‘Leda and the Swan’ adaptation is a captivating fever dream at SF film festival

original article by John Seal

‘Leda’ is a must-see film, but much other fantastic cinema is on offer at this year’s Another Hole in the Head festival.

It’s December, which means that — in addition to those other big celebrations that take place at the end of each year — it’s once again time for SF IndieFest’s Another Hole in the Head festival, happening now through Dec. 15. Now in its eighteenth season, AHITH has curated a collection of the best (and, let’s be honest, occasionally not the best) of recent fantastic cinema for our early winter enjoyment. As usual, I’ll concentrate on the good stuff!

Another Hole in the Head festival Through Dec. 15

If, like me, you prefer your horror served with a dash of the art-house, you’ll appreciate director Samuel Tressler IV’s Leda. Based on the Greek myth of Leda and the Swan — rarely depicted on film, though I recall a brief visual reference to it in Terry Gilliam’s The Adventures of Baron Munchausen (1988) — Tressler avoids the elements of the myth that 21st century audiences would find most disturbing (rape, inter-species sex) without sapping the disturbing power at the heart of the tale.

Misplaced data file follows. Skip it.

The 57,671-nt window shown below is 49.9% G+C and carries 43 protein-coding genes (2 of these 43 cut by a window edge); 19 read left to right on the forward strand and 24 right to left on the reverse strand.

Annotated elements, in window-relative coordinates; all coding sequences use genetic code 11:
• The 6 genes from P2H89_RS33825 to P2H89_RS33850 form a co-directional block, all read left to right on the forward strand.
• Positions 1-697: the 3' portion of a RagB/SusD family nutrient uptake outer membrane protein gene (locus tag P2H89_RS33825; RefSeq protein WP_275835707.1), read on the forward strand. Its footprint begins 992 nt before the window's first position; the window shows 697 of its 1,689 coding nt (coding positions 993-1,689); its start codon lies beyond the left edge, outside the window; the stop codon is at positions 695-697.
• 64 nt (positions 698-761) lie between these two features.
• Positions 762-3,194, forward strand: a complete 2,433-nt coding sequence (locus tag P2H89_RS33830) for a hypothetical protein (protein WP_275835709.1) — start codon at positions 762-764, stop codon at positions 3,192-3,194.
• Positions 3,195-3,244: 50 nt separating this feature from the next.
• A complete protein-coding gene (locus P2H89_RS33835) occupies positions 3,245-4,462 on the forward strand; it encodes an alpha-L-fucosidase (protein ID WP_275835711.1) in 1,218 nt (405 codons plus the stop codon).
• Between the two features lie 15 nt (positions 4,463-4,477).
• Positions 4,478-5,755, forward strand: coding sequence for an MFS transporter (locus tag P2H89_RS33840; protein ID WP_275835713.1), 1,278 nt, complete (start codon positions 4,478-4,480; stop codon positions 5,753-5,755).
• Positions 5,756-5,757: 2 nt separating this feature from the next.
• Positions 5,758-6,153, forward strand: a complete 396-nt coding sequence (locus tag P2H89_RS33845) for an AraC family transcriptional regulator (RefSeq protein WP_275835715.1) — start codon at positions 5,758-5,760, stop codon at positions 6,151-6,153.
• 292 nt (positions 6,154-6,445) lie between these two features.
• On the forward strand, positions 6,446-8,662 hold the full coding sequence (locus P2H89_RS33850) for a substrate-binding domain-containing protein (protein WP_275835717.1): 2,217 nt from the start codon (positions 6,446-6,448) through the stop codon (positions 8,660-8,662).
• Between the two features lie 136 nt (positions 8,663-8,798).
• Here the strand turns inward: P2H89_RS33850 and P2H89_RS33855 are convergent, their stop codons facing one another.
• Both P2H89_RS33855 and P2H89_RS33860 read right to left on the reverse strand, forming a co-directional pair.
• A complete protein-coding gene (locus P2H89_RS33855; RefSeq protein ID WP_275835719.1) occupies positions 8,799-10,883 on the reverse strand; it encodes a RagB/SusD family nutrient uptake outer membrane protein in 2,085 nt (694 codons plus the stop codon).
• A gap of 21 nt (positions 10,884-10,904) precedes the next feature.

Filmed without dialogue and (almost) entirely in black and white, Tressler’s film is a captivating fever dream that uses music, sound effects, and startling imagery to weave its magical spell. Awarded the Audience Choice Award at this year’s Festival of Cinema NYC, Leda is screening in both 3D and 2D (flat) formats — but however you choose to watch it, it’s a must see.

Set and shot in Lake Tahoe, the light-hearted, Christmas-themed Red Snow is Leda’s tonal opposite. Writer-director Sean Michael Lynch’s story revolves around novelist Olivia Romo (San Jose native Dennice Cisneros, who has the biggest and most expressive eyes this side of Joan Blondell) as she tries to complete her latest vampire epic during the festive season. Her working vacation is interrupted by the unexpected arrival of a wounded bat, a vampire-hunter posing as a private investigator (Australian actor Vernon Wells, not the baseball player), and — naturally — some vampires.